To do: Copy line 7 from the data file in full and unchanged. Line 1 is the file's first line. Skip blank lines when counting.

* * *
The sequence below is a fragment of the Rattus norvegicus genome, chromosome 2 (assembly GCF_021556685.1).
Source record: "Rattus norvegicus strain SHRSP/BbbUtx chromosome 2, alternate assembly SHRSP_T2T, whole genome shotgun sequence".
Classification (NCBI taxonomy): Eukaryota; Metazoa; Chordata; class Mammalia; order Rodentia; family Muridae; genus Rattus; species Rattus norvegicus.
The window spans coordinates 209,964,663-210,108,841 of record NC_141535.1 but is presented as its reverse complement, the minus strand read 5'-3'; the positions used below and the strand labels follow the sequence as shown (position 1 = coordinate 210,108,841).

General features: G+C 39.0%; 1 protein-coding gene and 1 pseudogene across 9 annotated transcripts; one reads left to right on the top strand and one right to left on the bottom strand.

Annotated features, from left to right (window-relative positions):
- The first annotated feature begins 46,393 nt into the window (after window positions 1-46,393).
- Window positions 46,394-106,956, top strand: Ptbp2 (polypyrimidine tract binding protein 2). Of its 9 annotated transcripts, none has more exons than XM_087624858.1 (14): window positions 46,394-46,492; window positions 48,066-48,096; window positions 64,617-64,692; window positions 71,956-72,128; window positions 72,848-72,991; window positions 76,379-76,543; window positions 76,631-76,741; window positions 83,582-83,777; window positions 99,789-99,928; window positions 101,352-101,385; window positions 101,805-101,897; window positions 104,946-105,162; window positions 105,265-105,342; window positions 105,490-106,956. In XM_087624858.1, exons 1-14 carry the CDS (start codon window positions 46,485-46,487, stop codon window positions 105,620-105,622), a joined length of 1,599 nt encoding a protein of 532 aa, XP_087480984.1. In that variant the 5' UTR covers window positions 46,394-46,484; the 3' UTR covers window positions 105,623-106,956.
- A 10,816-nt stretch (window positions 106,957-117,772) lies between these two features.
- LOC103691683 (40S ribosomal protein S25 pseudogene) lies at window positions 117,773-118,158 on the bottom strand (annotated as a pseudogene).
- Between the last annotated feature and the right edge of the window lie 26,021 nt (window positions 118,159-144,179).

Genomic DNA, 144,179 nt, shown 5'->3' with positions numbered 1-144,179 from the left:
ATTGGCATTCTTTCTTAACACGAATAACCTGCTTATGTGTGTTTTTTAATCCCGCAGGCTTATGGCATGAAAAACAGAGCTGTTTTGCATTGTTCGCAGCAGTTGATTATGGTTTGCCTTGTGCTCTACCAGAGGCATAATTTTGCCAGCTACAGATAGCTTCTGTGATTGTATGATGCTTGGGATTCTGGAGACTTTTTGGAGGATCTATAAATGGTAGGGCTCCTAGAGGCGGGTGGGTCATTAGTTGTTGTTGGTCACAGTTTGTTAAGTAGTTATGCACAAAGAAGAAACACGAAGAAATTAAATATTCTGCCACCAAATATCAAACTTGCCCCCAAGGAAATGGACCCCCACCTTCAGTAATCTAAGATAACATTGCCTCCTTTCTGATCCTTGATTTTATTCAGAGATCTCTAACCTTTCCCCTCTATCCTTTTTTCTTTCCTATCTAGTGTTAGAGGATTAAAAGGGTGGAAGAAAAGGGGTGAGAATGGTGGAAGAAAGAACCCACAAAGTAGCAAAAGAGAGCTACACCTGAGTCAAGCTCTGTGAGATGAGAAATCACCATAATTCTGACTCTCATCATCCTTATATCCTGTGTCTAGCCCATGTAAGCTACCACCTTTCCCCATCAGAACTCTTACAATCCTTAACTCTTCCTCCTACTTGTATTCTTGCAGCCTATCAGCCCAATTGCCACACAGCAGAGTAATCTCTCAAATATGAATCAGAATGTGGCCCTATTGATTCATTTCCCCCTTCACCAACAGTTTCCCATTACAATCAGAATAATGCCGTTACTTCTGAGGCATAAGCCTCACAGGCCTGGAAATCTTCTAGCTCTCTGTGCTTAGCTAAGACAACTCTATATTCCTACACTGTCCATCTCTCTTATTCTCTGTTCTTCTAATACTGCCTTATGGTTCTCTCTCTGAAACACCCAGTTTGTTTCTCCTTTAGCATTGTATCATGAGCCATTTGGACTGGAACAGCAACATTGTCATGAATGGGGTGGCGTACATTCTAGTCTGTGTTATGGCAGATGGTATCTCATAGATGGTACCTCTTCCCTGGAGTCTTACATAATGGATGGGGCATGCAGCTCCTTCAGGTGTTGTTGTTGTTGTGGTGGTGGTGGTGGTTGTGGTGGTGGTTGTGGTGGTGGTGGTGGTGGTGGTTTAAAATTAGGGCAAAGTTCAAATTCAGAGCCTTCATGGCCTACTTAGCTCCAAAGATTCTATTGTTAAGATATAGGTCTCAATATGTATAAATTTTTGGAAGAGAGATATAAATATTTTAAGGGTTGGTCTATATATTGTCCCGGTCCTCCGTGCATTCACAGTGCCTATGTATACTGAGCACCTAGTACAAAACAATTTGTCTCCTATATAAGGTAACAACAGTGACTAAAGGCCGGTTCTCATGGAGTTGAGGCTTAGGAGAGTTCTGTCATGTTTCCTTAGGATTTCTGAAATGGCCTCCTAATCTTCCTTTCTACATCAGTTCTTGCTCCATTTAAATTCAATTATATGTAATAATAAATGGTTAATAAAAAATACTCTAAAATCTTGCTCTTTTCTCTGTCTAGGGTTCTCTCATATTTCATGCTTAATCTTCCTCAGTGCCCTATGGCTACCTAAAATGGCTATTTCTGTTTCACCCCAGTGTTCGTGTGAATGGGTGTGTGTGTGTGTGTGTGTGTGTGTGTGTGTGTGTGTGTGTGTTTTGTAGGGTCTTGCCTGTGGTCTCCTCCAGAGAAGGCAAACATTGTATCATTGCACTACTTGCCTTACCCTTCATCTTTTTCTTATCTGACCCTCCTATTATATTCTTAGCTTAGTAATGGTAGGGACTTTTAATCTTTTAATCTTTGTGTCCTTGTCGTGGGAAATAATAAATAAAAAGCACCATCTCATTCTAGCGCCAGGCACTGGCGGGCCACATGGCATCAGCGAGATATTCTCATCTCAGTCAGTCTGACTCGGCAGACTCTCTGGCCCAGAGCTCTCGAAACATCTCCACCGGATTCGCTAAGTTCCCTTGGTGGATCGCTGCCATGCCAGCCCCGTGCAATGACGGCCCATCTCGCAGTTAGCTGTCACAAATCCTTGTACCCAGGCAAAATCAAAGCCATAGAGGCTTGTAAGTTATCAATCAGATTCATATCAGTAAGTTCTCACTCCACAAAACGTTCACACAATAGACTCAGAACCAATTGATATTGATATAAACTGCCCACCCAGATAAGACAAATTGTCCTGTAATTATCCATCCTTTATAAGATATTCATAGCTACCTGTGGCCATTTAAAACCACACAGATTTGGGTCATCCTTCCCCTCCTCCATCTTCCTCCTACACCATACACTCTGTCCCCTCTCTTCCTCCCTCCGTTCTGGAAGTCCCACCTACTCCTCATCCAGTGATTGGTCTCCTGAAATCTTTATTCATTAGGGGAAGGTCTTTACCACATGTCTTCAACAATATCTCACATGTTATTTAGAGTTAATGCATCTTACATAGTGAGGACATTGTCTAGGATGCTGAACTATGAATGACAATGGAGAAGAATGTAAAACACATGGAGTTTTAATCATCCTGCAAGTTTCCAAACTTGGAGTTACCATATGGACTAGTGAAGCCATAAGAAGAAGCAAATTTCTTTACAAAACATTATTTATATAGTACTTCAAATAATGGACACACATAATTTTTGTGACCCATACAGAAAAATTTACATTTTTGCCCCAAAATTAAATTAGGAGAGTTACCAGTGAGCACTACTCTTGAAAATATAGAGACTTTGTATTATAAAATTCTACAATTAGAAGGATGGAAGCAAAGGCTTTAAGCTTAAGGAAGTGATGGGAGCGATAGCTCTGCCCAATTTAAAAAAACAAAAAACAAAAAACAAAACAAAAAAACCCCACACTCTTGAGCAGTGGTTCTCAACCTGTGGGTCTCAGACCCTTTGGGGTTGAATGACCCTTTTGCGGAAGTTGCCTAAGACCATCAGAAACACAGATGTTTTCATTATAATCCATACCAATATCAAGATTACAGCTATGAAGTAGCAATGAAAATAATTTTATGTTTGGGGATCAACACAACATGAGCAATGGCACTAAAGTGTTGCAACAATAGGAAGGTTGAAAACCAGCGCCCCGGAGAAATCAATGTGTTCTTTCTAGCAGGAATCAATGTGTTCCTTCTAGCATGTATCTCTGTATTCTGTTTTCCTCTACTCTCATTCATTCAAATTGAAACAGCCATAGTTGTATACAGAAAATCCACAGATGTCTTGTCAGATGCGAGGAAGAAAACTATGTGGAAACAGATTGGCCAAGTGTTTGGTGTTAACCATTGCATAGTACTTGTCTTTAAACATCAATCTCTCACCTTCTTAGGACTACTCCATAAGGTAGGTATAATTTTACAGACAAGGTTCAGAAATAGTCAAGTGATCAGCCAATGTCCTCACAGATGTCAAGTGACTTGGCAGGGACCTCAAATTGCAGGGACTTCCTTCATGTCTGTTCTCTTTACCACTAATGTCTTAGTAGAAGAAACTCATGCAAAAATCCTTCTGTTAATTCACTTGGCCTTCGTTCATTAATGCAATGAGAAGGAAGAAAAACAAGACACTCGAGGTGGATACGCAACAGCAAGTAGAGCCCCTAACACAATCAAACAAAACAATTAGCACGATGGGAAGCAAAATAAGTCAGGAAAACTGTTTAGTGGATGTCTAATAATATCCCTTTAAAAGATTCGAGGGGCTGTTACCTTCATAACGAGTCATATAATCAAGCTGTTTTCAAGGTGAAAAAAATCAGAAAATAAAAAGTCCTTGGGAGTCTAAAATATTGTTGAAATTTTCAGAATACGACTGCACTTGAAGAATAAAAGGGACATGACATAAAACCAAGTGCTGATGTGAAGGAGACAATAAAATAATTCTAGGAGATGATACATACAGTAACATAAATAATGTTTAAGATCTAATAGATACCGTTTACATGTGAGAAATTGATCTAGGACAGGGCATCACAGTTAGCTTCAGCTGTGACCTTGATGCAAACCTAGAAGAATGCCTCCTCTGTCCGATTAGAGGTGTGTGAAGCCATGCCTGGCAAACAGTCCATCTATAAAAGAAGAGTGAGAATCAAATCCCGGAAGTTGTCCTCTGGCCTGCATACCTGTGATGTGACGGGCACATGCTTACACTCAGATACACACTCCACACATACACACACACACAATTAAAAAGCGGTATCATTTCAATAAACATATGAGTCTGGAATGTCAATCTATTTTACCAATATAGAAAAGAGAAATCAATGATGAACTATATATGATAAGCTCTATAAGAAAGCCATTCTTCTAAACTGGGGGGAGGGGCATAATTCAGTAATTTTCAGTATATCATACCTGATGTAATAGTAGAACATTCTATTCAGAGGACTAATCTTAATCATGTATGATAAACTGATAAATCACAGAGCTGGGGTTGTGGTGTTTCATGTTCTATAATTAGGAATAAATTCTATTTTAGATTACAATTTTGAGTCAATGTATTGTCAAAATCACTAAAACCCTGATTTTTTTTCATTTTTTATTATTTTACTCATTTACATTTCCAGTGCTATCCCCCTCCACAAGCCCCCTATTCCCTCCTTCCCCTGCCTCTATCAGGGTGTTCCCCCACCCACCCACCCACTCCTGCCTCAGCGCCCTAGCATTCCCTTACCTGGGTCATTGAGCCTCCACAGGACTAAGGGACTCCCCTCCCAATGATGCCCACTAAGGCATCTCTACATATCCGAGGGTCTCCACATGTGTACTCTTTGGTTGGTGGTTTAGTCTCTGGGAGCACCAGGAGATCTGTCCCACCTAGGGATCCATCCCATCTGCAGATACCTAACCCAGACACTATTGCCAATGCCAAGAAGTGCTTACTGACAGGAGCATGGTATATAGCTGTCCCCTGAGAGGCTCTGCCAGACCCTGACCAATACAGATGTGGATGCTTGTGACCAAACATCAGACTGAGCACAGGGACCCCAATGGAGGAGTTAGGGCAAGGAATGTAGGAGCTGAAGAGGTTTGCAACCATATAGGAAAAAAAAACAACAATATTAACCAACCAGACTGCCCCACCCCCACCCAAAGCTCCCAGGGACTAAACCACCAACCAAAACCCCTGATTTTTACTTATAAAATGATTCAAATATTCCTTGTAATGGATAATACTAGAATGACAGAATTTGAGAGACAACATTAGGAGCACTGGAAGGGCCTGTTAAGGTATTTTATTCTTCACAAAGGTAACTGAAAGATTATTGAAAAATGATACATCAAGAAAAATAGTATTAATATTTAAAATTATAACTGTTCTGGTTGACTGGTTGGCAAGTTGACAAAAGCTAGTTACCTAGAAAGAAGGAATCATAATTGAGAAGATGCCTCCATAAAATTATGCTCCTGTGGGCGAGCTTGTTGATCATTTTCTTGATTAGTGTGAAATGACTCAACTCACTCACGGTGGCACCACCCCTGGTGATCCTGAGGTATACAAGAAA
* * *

- The first annotated feature begins 46,393 nt into the window (after window positions 1-46,393).